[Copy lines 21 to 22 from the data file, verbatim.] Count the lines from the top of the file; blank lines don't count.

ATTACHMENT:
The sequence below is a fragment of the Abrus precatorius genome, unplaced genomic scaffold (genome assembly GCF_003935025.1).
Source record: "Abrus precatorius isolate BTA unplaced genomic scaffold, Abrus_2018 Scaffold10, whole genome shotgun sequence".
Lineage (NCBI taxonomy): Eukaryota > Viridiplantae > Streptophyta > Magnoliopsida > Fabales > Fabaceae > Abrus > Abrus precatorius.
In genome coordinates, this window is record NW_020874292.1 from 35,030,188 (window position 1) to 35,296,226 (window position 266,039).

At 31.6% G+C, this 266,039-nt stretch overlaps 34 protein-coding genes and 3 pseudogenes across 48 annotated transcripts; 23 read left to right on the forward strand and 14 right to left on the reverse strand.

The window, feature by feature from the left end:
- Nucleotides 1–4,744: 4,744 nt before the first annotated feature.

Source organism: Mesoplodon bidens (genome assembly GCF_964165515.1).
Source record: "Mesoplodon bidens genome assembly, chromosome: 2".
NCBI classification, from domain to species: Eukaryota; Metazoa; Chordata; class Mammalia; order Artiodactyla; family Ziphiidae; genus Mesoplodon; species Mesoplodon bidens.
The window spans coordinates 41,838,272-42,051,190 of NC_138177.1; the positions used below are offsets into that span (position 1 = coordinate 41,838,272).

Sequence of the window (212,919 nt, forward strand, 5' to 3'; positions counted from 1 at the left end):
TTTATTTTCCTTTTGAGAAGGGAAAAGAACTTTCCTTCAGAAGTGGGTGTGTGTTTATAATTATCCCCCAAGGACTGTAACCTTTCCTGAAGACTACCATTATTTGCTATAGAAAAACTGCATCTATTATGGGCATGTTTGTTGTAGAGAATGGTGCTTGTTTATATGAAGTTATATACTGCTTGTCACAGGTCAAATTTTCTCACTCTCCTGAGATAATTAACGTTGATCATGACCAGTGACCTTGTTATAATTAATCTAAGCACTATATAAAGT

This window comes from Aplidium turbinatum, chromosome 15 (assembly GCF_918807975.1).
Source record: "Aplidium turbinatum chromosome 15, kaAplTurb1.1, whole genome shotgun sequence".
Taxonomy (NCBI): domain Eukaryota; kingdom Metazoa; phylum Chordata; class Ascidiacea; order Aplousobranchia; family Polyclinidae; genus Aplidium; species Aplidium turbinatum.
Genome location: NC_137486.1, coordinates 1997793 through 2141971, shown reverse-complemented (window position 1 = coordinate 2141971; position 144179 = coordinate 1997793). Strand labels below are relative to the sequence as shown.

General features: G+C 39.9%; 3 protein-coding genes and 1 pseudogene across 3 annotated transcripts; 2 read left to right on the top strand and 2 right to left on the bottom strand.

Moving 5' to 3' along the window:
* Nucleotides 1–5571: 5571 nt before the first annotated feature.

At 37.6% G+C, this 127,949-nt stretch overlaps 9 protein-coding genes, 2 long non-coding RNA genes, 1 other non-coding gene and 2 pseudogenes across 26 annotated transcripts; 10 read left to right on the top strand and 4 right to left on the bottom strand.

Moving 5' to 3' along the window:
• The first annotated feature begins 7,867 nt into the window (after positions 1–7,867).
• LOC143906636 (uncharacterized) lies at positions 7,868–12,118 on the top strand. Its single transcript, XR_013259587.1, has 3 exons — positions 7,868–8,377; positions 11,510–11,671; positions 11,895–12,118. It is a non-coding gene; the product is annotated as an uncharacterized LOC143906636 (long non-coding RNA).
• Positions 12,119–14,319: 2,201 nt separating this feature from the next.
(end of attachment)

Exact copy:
At 37.6% G+C, this 127,949-nt stretch overlaps 9 protein-coding genes, 2 long non-coding RNA genes, 1 other non-coding gene and 2 pseudogenes across 26 annotated transcripts; 10 read left to right on the top strand and 4 right to left on the bottom strand.

Moving 5' to 3' along the window: